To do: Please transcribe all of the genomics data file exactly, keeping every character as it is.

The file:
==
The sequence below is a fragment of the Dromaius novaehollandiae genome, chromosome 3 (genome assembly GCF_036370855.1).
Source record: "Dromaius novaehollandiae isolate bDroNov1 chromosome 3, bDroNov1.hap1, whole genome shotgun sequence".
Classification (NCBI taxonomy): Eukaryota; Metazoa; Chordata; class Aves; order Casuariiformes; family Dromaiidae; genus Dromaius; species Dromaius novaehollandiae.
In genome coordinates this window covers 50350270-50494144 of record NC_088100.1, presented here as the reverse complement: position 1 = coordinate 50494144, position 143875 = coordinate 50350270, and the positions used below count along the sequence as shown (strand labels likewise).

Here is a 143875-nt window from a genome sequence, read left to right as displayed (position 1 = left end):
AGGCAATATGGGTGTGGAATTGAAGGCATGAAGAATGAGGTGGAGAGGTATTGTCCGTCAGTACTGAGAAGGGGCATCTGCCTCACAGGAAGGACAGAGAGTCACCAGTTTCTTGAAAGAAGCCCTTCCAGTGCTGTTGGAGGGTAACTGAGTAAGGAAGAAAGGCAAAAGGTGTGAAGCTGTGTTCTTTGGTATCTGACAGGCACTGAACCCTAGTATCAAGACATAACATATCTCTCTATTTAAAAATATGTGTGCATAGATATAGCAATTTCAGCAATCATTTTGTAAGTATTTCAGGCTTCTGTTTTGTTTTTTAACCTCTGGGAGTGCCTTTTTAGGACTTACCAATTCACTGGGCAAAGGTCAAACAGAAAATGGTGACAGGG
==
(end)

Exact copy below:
The sequence below is a fragment of the Dromaius novaehollandiae genome, chromosome 3 (genome assembly GCF_036370855.1).
Source record: "Dromaius novaehollandiae isolate bDroNov1 chromosome 3, bDroNov1.hap1, whole genome shotgun sequence".
Classification (NCBI taxonomy): Eukaryota; Metazoa; Chordata; class Aves; order Casuariiformes; family Dromaiidae; genus Dromaius; species Dromaius novaehollandiae.
In genome coordinates this window covers 50350270-50494144 of record NC_088100.1, presented here as the reverse complement: position 1 = coordinate 50494144, position 143875 = coordinate 50350270, and the positions used below count along the sequence as shown (strand labels likewise).

Here is a 143875-nt window from a genome sequence, read left to right as displayed (position 1 = left end):
AGGCAATATGGGTGTGGAATTGAAGGCATGAAGAATGAGGTGGAGAGGTATTGTCCGTCAGTACTGAGAAGGGGCATCTGCCTCACAGGAAGGACAGAGAGTCACCAGTTTCTTGAAAGAAGCCCTTCCAGTGCTGTTGGAGGGTAACTGAGTAAGGAAGAAAGGCAAAAGGTGTGAAGCTGTGTTCTTTGGTATCTGACAGGCACTGAACCCTAGTATCAAGACATAACATATCTCTCTATTTAAAAATATGTGTGCATAGATATAGCAATTTCAGCAATCATTTTGTAAGTATTTCAGGCTTCTGTTTTGTTTTTTAACCTCTGGGAGTGCCTTTTTAGGACTTACCAATTCACTGGGCAAAGGTCAAACAGAAAATGGTGACAGGG